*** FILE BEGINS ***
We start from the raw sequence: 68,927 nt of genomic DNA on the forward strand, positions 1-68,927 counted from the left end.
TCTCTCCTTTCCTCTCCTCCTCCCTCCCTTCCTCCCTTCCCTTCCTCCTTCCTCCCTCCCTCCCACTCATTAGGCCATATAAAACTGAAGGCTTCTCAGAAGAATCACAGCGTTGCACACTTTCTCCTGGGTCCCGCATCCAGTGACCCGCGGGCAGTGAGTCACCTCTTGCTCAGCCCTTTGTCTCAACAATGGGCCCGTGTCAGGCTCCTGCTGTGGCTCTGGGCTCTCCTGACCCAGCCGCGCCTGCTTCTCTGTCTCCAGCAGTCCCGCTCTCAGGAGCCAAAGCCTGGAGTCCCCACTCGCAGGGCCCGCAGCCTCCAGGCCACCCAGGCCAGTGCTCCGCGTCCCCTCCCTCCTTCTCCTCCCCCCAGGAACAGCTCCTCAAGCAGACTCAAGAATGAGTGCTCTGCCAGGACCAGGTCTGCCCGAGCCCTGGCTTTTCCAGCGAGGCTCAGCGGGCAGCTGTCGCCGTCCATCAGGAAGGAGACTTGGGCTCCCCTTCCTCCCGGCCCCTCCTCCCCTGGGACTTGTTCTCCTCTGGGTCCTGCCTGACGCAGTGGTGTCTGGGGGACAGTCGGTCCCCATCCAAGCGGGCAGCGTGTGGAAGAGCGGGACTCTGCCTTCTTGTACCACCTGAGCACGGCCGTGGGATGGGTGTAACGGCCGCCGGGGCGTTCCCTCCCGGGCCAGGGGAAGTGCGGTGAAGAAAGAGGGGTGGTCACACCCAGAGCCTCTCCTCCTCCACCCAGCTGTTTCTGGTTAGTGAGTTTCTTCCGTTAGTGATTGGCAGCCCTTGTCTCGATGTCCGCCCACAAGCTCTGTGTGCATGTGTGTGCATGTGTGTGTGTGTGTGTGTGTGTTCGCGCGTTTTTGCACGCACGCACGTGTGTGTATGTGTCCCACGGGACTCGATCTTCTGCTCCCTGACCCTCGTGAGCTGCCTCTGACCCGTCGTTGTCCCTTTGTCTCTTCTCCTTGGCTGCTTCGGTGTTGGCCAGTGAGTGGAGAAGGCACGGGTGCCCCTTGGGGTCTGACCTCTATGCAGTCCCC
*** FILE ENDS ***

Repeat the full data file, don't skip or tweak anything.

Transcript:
We start from the raw sequence: 68,927 nt of genomic DNA on the forward strand, positions 1-68,927 counted from the left end.
TCTCTCCTTTCCTCTCCTCCTCCCTCCCTTCCTCCCTTCCCTTCCTCCTTCCTCCCTCCCTCCCACTCATTAGGCCATATAAAACTGAAGGCTTCTCAGAAGAATCACAGCGTTGCACACTTTCTCCTGGGTCCCGCATCCAGTGACCCGCGGGCAGTGAGTCACCTCTTGCTCAGCCCTTTGTCTCAACAATGGGCCCGTGTCAGGCTCCTGCTGTGGCTCTGGGCTCTCCTGACCCAGCCGCGCCTGCTTCTCTGTCTCCAGCAGTCCCGCTCTCAGGAGCCAAAGCCTGGAGTCCCCACTCGCAGGGCCCGCAGCCTCCAGGCCACCCAGGCCAGTGCTCCGCGTCCCCTCCCTCCTTCTCCTCCCCCCAGGAACAGCTCCTCAAGCAGACTCAAGAATGAGTGCTCTGCCAGGACCAGGTCTGCCCGAGCCCTGGCTTTTCCAGCGAGGCTCAGCGGGCAGCTGTCGCCGTCCATCAGGAAGGAGACTTGGGCTCCCCTTCCTCCCGGCCCCTCCTCCCCTGGGACTTGTTCTCCTCTGGGTCCTGCCTGACGCAGTGGTGTCTGGGGGACAGTCGGTCCCCATCCAAGCGGGCAGCGTGTGGAAGAGCGGGACTCTGCCTTCTTGTACCACCTGAGCACGGCCGTGGGATGGGTGTAACGGCCGCCGGGGCGTTCCCTCCCGGGCCAGGGGAAGTGCGGTGAAGAAAGAGGGGTGGTCACACCCAGAGCCTCTCCTCCTCCACCCAGCTGTTTCTGGTTAGTGAGTTTCTTCCGTTAGTGATTGGCAGCCCTTGTCTCGATGTCCGCCCACAAGCTCTGTGTGCATGTGTGTGCATGTGTGTGTGTGTGTGTGTGTGTTCGCGCGTTTTTGCACGCACGCACGTGTGTGTATGTGTCCCACGGGACTCGATCTTCTGCTCCCTGACCCTCGTGAGCTGCCTCTGACCCGTCGTTGTCCCTTTGTCTCTTCTCCTTGGCTGCTTCGGTGTTGGCCAGTGAGTGGAGAAGGCACGGGTGCCCCTTGGGGTCTGACCTCTATGCAGTCCCC